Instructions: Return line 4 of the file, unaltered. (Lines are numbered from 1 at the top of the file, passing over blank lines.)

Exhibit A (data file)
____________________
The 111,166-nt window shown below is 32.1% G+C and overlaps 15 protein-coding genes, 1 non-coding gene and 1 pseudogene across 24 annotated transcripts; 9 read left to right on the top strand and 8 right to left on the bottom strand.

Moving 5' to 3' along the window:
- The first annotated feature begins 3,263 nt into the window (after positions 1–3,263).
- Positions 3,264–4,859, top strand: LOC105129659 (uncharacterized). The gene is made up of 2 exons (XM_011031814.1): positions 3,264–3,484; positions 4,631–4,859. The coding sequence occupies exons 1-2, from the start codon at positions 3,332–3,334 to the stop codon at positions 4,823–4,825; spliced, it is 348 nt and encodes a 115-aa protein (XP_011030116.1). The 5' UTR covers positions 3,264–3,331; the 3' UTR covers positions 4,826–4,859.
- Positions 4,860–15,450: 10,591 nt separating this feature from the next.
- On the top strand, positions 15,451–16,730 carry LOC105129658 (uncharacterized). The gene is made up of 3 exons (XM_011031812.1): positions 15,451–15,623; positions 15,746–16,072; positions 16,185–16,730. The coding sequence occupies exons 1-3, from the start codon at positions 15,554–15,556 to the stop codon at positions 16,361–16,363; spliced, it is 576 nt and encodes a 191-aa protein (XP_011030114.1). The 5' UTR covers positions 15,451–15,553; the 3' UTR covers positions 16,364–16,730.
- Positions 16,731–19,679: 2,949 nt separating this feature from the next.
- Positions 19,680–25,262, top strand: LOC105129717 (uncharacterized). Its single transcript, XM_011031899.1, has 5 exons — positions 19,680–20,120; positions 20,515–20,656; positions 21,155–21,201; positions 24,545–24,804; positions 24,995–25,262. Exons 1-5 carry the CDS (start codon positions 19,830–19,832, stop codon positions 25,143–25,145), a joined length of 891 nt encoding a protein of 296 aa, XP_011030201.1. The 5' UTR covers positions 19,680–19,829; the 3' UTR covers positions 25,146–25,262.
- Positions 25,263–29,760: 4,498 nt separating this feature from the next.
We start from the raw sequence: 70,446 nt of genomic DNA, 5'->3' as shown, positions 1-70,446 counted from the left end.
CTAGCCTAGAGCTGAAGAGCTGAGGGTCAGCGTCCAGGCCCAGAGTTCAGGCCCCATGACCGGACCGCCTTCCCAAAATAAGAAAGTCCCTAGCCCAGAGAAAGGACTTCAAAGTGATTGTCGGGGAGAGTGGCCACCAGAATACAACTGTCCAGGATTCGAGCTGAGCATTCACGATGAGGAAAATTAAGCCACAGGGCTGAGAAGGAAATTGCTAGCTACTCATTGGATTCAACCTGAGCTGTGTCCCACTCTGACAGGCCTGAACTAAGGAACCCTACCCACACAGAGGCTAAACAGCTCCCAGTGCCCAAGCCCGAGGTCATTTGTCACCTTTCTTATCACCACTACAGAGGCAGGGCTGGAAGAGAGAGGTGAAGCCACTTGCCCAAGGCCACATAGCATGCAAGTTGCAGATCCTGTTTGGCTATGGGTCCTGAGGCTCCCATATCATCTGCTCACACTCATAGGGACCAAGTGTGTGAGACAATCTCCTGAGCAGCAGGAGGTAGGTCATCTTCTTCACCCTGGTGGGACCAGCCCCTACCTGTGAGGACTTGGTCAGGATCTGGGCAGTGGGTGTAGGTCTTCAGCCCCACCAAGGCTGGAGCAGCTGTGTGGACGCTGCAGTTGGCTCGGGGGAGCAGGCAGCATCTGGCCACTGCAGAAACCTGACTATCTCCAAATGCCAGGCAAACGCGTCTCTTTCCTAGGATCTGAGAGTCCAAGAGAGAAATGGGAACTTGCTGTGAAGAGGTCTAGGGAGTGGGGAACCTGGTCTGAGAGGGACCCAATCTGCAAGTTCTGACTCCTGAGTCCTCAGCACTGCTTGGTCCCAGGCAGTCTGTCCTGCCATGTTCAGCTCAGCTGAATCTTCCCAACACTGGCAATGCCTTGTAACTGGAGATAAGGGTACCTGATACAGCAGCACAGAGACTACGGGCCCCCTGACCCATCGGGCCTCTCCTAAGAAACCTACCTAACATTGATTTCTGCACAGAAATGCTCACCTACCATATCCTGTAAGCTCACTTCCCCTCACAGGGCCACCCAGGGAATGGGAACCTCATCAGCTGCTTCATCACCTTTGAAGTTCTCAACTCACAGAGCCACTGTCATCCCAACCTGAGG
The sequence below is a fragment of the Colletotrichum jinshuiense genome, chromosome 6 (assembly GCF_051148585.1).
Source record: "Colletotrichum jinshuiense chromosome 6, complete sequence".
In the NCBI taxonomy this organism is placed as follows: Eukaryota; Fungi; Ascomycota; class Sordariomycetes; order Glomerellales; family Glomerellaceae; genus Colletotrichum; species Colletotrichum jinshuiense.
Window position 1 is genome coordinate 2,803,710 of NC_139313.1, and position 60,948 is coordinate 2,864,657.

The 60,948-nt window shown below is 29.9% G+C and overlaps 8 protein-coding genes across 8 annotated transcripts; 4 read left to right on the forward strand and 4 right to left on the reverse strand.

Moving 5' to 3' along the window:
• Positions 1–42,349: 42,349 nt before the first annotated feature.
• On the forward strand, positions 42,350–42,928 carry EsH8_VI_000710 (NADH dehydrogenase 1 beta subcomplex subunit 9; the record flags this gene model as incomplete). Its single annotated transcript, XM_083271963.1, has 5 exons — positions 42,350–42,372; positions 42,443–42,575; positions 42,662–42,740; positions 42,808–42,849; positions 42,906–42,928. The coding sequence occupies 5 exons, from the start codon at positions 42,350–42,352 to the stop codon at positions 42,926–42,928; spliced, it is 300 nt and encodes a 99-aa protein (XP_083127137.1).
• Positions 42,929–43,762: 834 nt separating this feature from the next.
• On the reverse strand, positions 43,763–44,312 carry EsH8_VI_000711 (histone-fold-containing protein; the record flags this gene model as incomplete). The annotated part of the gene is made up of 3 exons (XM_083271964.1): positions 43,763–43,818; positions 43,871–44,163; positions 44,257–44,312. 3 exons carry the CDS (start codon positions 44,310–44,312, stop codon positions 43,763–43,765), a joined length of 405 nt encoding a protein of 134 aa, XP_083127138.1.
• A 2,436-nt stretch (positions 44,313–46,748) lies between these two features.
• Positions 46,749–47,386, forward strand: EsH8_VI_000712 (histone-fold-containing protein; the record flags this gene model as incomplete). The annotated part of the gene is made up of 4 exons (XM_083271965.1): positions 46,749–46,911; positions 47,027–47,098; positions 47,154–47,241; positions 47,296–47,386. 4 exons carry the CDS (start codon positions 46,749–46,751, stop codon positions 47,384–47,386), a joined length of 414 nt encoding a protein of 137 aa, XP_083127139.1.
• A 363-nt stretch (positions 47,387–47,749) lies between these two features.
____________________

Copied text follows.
- Positions 3,264–4,859, top strand: LOC105129659 (uncharacterized). The gene is made up of 2 exons (XM_011031814.1): positions 3,264–3,484; positions 4,631–4,859. The coding sequence occupies exons 1-2, from the start codon at positions 3,332–3,334 to the stop codon at positions 4,823–4,825; spliced, it is 348 nt and encodes a 115-aa protein (XP_011030116.1). The 5' UTR covers positions 3,264–3,331; the 3' UTR covers positions 4,826–4,859.